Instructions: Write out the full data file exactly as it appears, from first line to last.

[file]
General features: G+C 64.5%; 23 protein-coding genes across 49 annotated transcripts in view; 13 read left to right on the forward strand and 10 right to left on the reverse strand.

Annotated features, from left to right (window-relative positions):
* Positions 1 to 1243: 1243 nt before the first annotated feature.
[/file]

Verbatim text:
General features: G+C 64.5%; 23 protein-coding genes across 49 annotated transcripts in view; 13 read left to right on the forward strand and 10 right to left on the reverse strand.

Annotated features, from left to right (window-relative positions):
* Positions 1 to 1243: 1243 nt before the first annotated feature.